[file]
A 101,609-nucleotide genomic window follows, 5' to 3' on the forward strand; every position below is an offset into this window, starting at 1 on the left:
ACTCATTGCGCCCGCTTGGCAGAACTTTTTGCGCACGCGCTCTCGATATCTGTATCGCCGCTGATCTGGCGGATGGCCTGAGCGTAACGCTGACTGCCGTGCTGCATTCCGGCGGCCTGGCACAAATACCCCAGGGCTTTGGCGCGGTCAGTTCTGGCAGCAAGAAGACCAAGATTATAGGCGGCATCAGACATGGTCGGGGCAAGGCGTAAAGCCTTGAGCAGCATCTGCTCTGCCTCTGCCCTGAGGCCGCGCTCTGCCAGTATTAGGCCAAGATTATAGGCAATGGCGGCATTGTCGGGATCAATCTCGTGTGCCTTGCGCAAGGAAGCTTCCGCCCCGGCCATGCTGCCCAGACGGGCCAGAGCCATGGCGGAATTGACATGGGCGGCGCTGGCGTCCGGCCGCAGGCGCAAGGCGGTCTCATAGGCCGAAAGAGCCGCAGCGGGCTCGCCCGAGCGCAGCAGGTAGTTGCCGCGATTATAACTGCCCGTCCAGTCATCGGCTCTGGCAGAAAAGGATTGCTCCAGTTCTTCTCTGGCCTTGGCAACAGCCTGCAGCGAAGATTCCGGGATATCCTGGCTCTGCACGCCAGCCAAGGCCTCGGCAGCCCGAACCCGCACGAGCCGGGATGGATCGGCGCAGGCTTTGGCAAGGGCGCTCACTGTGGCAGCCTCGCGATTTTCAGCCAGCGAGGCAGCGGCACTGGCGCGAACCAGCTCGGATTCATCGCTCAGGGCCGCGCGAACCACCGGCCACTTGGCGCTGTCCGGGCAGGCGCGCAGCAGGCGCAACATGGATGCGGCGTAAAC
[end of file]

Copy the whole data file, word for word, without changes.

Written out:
A 101,609-nucleotide genomic window follows, 5' to 3' on the forward strand; every position below is an offset into this window, starting at 1 on the left:
ACTCATTGCGCCCGCTTGGCAGAACTTTTTGCGCACGCGCTCTCGATATCTGTATCGCCGCTGATCTGGCGGATGGCCTGAGCGTAACGCTGACTGCCGTGCTGCATTCCGGCGGCCTGGCACAAATACCCCAGGGCTTTGGCGCGGTCAGTTCTGGCAGCAAGAAGACCAAGATTATAGGCGGCATCAGACATGGTCGGGGCAAGGCGTAAAGCCTTGAGCAGCATCTGCTCTGCCTCTGCCCTGAGGCCGCGCTCTGCCAGTATTAGGCCAAGATTATAGGCAATGGCGGCATTGTCGGGATCAATCTCGTGTGCCTTGCGCAAGGAAGCTTCCGCCCCGGCCATGCTGCCCAGACGGGCCAGAGCCATGGCGGAATTGACATGGGCGGCGCTGGCGTCCGGCCGCAGGCGCAAGGCGGTCTCATAGGCCGAAAGAGCCGCAGCGGGCTCGCCCGAGCGCAGCAGGTAGTTGCCGCGATTATAACTGCCCGTCCAGTCATCGGCTCTGGCAGAAAAGGATTGCTCCAGTTCTTCTCTGGCCTTGGCAACAGCCTGCAGCGAAGATTCCGGGATATCCTGGCTCTGCACGCCAGCCAAGGCCTCGGCAGCCCGAACCCGCACGAGCCGGGATGGATCGGCGCAGGCTTTGGCAAGGGCGCTCACTGTGGCAGCCTCGCGATTTTCAGCCAGCGAGGCAGCGGCACTGGCGCGAACCAGCTCGGATTCATCGCTCAGGGCCGCGCGAACCACCGGCCACTTGGCGCTGTCCGGGCAGGCGCGCAGCAGGCGCAACATGGATGCGGCGTAAAC